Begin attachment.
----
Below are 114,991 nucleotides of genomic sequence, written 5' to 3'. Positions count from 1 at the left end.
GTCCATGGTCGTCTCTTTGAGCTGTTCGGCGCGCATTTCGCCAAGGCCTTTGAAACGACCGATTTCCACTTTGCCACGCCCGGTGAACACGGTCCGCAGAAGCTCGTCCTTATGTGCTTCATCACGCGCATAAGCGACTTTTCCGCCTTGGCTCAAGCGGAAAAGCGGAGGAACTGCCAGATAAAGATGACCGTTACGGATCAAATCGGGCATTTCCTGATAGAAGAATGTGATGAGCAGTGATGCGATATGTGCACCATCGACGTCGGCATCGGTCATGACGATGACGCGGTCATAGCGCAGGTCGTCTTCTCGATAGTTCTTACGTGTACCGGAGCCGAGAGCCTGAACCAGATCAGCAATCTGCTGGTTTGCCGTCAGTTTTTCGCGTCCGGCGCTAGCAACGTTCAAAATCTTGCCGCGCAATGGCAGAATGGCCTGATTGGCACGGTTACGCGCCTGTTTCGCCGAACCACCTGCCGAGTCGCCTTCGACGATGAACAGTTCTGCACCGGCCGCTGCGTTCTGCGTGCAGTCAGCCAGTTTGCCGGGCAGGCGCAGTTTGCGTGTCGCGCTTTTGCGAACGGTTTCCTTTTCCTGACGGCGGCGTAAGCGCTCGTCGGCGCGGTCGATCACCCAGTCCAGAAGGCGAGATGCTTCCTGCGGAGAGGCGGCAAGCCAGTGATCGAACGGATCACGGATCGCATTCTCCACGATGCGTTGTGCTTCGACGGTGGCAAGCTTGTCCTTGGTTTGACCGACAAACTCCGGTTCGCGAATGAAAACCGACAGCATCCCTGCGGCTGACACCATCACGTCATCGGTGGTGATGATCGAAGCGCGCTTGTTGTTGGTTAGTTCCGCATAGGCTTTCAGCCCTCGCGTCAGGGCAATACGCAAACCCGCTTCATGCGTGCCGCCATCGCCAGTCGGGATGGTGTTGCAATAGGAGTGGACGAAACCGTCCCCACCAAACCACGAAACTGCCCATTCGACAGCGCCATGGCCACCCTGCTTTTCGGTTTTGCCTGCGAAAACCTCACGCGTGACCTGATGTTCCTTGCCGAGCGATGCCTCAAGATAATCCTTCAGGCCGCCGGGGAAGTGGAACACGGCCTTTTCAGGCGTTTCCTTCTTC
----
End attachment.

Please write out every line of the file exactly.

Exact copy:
Below are 114,991 nucleotides of genomic sequence, written 5' to 3'. Positions count from 1 at the left end.
GTCCATGGTCGTCTCTTTGAGCTGTTCGGCGCGCATTTCGCCAAGGCCTTTGAAACGACCGATTTCCACTTTGCCACGCCCGGTGAACACGGTCCGCAGAAGCTCGTCCTTATGTGCTTCATCACGCGCATAAGCGACTTTTCCGCCTTGGCTCAAGCGGAAAAGCGGAGGAACTGCCAGATAAAGATGACCGTTACGGATCAAATCGGGCATTTCCTGATAGAAGAATGTGATGAGCAGTGATGCGATATGTGCACCATCGACGTCGGCATCGGTCATGACGATGACGCGGTCATAGCGCAGGTCGTCTTCTCGATAGTTCTTACGTGTACCGGAGCCGAGAGCCTGAACCAGATCAGCAATCTGCTGGTTTGCCGTCAGTTTTTCGCGTCCGGCGCTAGCAACGTTCAAAATCTTGCCGCGCAATGGCAGAATGGCCTGATTGGCACGGTTACGCGCCTGTTTCGCCGAACCACCTGCCGAGTCGCCTTCGACGATGAACAGTTCTGCACCGGCCGCTGCGTTCTGCGTGCAGTCAGCCAGTTTGCCGGGCAGGCGCAGTTTGCGTGTCGCGCTTTTGCGAACGGTTTCCTTTTCCTGACGGCGGCGTAAGCGCTCGTCGGCGCGGTCGATCACCCAGTCCAGAAGGCGAGATGCTTCCTGCGGAGAGGCGGCAAGCCAGTGATCGAACGGATCACGGATCGCATTCTCCACGATGCGTTGTGCTTCGACGGTGGCAAGCTTGTCCTTGGTTTGACCGACAAACTCCGGTTCGCGAATGAAAACCGACAGCATCCCTGCGGCTGACACCATCACGTCATCGGTGGTGATGATCGAAGCGCGCTTGTTGTTGGTTAGTTCCGCATAGGCTTTCAGCCCTCGCGTCAGGGCAATACGCAAACCCGCTTCATGCGTGCCGCCATCGCCAGTCGGGATGGTGTTGCAATAGGAGTGGACGAAACCGTCCCCACCAAACCACGAAACTGCCCATTCGACAGCGCCATGGCCACCCTGCTTTTCGGTTTTGCCTGCGAAAACCTCACGCGTGACCTGATGTTCCTTGCCGAGCGATGCCTCAAGATAATCCTTCAGGCCGCCGGGGAAGTGGAACACGGCCTTTTCAGGCGTTTCCTTCTTC